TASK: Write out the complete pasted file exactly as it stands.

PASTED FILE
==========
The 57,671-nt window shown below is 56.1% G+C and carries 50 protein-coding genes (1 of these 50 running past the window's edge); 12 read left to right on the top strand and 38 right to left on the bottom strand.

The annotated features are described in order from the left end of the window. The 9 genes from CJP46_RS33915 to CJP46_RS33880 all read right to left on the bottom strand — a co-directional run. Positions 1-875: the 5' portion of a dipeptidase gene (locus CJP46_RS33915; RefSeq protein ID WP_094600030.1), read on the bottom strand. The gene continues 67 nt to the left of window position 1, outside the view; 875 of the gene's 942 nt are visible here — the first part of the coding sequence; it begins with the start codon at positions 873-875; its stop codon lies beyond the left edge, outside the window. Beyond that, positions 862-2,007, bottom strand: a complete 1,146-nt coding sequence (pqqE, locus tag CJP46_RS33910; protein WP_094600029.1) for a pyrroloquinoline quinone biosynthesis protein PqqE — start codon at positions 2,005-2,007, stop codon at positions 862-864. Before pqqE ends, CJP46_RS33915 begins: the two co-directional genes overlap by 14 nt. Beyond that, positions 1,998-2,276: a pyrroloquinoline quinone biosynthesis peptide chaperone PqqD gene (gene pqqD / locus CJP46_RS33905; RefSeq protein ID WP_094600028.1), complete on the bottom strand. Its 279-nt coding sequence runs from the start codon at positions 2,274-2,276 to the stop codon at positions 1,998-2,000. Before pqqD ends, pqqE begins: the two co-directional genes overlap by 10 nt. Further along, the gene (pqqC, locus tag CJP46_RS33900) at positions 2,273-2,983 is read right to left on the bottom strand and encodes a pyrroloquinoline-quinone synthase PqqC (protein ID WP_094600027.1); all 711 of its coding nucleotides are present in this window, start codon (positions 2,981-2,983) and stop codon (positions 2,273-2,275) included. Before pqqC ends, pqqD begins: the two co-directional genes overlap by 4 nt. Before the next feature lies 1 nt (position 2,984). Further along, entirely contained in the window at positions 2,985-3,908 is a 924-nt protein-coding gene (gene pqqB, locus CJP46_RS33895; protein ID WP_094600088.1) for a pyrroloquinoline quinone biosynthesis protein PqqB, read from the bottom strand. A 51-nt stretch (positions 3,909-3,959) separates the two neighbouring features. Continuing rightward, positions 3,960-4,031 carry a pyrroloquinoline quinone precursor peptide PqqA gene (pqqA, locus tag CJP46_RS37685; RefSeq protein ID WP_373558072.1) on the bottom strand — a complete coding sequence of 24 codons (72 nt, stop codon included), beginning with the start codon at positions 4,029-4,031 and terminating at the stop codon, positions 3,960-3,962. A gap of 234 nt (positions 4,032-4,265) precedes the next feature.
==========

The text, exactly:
The 57,671-nt window shown below is 56.1% G+C and carries 50 protein-coding genes (1 of these 50 running past the window's edge); 12 read left to right on the top strand and 38 right to left on the bottom strand.

The annotated features are described in order from the left end of the window. The 9 genes from CJP46_RS33915 to CJP46_RS33880 all read right to left on the bottom strand — a co-directional run. Positions 1-875: the 5' portion of a dipeptidase gene (locus CJP46_RS33915; RefSeq protein ID WP_094600030.1), read on the bottom strand. The gene continues 67 nt to the left of window position 1, outside the view; 875 of the gene's 942 nt are visible here — the first part of the coding sequence; it begins with the start codon at positions 873-875; its stop codon lies beyond the left edge, outside the window. Beyond that, positions 862-2,007, bottom strand: a complete 1,146-nt coding sequence (pqqE, locus tag CJP46_RS33910; protein WP_094600029.1) for a pyrroloquinoline quinone biosynthesis protein PqqE — start codon at positions 2,005-2,007, stop codon at positions 862-864. Before pqqE ends, CJP46_RS33915 begins: the two co-directional genes overlap by 14 nt. Beyond that, positions 1,998-2,276: a pyrroloquinoline quinone biosynthesis peptide chaperone PqqD gene (gene pqqD / locus CJP46_RS33905; RefSeq protein ID WP_094600028.1), complete on the bottom strand. Its 279-nt coding sequence runs from the start codon at positions 2,274-2,276 to the stop codon at positions 1,998-2,000. Before pqqD ends, pqqE begins: the two co-directional genes overlap by 10 nt. Further along, the gene (pqqC, locus tag CJP46_RS33900) at positions 2,273-2,983 is read right to left on the bottom strand and encodes a pyrroloquinoline-quinone synthase PqqC (protein ID WP_094600027.1); all 711 of its coding nucleotides are present in this window, start codon (positions 2,981-2,983) and stop codon (positions 2,273-2,275) included. Before pqqC ends, pqqD begins: the two co-directional genes overlap by 4 nt. Before the next feature lies 1 nt (position 2,984). Further along, entirely contained in the window at positions 2,985-3,908 is a 924-nt protein-coding gene (gene pqqB, locus CJP46_RS33895; protein ID WP_094600088.1) for a pyrroloquinoline quinone biosynthesis protein PqqB, read from the bottom strand. A 51-nt stretch (positions 3,909-3,959) separates the two neighbouring features. Continuing rightward, positions 3,960-4,031 carry a pyrroloquinoline quinone precursor peptide PqqA gene (pqqA, locus tag CJP46_RS37685; RefSeq protein ID WP_373558072.1) on the bottom strand — a complete coding sequence of 24 codons (72 nt, stop codon included), beginning with the start codon at positions 4,029-4,031 and terminating at the stop codon, positions 3,960-3,962. A gap of 234 nt (positions 4,032-4,265) precedes the next feature.